Choosing a Release Automation Tool

Choosing a Release Automation Tool
What Do Users Look for in a Release Automation Tool?

At IT Central Station, 2,722 users follow the release automation category -- which includes product reviews and questions published by enterprise tech professionals.

Since the beginning of 2017, our release automation reviews have been viewed over 74,850 times.

Our users discuss and provide expert feedback on various criteria, such as:

  • Scalability

  • Reducing Downtime

  • Deployment Capabilities

  • Workload Balance

  • Length of Release Cycles 

Most recently, our users engaged in a discussion about choosing a release automation tool:

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Read the full Q&A here.

What Do Users Look for in a Release Automation Tool?

Lidor Gerstel, DevOps Engineer at a Comms Service Provider with 501-1,000 employees:

It's all about how much you can get out-of-the-box in the solution that you are inspecting: where you need to cater to your own needs or script your actions to deploy processes.

Dashboards and visualization come and go, but the main functions of the solutions need to be all about application delivery to environment first.”

AHMJ Tromp, Software Development Consultant at a Financial Services Firm with 1,000-5,000 Employees:

1. Loosely coupled integration with existing build, test and deploy tooling, including platforms.

2. Starting from your current way-of-working, introducing an orchestration tool (handling multiple pipelines, role authorizations, notifications) with the possibility to mix manual and automated tasks. And then, from here onwards step-by-step replace the manual tasks by automated ones.

3. Try to avoid a "spaghetti" configuration of multiple scripts in multiple tools in multiple languages.

4. No big bang introduction, start small and learn.

Michelle XIE, Automation Test Developer at a Software R&D company with 51-200 employees:

1. What is your company's expectation from automation including budget, time and scope?

2. Tools selection based on your company's needs. 

3. Architecture/Infrastructure based on your company's needs.

4. Which departments should be involved?

5. Does current company culture support this change or not? If not, how to train the company to use the release automation correctly and efficiently?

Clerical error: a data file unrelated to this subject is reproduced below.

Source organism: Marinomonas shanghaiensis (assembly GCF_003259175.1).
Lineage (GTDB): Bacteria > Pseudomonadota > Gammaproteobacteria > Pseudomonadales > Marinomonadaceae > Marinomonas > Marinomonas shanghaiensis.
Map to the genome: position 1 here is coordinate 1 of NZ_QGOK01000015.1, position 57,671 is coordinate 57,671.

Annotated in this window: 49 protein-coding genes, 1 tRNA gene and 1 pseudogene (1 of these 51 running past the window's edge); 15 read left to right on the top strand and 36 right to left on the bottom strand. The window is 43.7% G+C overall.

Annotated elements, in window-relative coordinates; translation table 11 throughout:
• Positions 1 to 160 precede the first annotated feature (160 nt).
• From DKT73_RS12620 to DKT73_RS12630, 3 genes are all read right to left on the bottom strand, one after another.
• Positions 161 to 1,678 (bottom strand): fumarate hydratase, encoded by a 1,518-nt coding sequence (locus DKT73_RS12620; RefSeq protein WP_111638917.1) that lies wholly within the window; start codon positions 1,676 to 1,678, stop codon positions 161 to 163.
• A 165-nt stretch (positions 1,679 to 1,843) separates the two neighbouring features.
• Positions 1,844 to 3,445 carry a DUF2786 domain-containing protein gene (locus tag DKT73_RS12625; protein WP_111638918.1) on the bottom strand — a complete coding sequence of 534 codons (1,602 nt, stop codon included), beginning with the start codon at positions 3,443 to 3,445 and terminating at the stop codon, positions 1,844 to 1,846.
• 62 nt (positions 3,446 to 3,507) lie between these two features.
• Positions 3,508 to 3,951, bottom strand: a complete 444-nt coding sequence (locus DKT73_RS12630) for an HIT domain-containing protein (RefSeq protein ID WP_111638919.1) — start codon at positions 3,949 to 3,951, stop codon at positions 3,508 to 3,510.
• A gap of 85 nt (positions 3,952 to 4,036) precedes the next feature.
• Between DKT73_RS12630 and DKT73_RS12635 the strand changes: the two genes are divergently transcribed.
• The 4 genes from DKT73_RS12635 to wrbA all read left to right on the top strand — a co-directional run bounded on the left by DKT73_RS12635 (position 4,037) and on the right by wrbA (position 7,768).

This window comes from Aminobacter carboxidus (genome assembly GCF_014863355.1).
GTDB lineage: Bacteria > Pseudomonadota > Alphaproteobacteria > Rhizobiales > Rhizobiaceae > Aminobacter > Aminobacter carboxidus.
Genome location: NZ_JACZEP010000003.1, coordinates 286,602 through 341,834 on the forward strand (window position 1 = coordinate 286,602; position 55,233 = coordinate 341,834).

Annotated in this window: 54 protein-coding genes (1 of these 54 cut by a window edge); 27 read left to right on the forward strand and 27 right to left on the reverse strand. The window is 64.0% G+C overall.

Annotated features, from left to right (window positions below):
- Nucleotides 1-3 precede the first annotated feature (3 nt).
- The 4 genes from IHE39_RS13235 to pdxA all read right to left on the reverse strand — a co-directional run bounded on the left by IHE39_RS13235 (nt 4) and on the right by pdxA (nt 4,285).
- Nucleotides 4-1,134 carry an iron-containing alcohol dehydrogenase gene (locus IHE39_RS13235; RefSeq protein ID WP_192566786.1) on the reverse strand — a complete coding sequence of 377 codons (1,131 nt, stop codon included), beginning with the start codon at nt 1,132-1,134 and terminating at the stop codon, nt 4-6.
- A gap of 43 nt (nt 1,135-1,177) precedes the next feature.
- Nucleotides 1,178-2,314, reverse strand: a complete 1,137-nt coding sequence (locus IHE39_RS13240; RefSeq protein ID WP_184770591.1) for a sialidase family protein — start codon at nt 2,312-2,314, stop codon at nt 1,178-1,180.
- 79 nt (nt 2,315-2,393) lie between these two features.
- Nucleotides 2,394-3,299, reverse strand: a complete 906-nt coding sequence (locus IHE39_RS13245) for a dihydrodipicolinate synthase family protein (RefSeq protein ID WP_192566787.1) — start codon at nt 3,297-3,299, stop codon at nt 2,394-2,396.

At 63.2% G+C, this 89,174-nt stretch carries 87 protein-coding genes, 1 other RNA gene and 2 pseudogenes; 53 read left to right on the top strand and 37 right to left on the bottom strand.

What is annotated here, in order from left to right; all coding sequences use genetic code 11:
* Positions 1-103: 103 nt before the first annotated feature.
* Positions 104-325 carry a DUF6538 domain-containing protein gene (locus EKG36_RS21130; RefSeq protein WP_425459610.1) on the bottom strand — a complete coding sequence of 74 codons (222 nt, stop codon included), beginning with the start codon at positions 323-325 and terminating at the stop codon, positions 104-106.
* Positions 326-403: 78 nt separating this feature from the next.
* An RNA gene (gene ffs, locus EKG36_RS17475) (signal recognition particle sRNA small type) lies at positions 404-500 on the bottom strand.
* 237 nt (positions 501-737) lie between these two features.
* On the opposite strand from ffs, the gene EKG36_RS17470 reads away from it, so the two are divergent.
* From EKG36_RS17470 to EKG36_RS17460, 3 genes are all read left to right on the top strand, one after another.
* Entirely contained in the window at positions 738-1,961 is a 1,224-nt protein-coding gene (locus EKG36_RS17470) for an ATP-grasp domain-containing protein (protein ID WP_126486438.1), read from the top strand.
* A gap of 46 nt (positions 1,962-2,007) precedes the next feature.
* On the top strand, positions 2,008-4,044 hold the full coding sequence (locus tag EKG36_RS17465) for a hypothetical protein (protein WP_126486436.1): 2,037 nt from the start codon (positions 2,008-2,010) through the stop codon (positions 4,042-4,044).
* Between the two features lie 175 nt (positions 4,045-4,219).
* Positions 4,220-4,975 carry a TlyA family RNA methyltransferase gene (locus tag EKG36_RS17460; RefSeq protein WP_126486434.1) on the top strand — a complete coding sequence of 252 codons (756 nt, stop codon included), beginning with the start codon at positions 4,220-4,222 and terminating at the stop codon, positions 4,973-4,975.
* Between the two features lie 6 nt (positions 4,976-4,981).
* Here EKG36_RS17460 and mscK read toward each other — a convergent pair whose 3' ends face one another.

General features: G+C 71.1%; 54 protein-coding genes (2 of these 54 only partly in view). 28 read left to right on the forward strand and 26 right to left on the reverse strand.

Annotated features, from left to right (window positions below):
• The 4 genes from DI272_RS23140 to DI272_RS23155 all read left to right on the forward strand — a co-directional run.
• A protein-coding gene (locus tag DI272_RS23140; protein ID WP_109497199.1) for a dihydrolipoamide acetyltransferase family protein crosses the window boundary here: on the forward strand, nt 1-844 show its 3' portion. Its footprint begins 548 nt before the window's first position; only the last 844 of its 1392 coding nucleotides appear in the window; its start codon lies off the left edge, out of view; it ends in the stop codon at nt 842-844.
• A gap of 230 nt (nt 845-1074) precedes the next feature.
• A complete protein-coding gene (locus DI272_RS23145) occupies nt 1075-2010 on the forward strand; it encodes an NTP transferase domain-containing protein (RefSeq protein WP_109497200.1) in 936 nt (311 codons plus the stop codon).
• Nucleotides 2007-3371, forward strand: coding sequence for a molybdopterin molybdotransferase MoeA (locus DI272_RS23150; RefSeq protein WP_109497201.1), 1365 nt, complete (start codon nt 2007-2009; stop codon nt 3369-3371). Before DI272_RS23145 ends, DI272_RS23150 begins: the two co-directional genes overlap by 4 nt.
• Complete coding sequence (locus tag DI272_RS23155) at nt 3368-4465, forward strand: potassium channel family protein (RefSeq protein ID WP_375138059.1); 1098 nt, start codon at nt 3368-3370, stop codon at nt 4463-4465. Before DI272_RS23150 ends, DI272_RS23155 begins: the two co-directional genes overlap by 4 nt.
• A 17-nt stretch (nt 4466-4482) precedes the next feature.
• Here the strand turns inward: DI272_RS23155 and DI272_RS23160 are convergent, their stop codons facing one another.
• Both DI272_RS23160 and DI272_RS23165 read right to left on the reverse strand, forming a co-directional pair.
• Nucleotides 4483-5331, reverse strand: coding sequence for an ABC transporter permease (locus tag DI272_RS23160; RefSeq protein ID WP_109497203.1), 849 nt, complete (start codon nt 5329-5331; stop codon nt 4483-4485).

6. Metrics that shows if this project is successful or valuable

And based on my experience, most companies (when they started the release automation), do not know the exact answers to these questions.

So, what I did is: started from a small project and worked with a team, created the pipeline for them, and show them what happened and what we should do. Involved the departments, and trigger their interest to understand how they can benefit from it.

So when I run the demo, I use the free tools such as Jenkins. The [only] cost is the server. We use AWS; Write your scripts, create the pipeline to show them how to release automatically; What these reports mean (Yes, not everybody can understand the report/result!)

A Software Development Senior Manager at a Software R&D company with 1,001-5,000 employees:

“The tool or product has a decent support group. Seriously, no matter how well the software is built, you will find some use case they did not document. TeamCity was amazing in this aspect.”


Read more user feedback on release automation tools.

Related Categories: Release Automation

1 Comment
author avatarCEO with 51-200 employees

I'm naturally biased as the CEO of a Release Automation technology company.
However, the most common advice I try to give in the market is to find a technology that's scalable, provides standardized release pipeline templates across any underlying architecture and is maintenance free.
I offer a commercial tool built specifically for enterprise requirements including reporting, dual-mode interface and infinite scalability from Mainframe to Docker.
What I see most common in the market is script-based or workflow-based open source tools used for release automation. While this can work for a handful of applications, once you get to the critical mass of 25 or more applications, this approach simply does not scale. And who wants to write and maintain all of that plumbing code?
Commercial release automation tools are fully supported, include all of the requirements for the enterprise, require no scripting and are far less expensive than taking a people-centric open source approach that does not scale.
Hope this helps.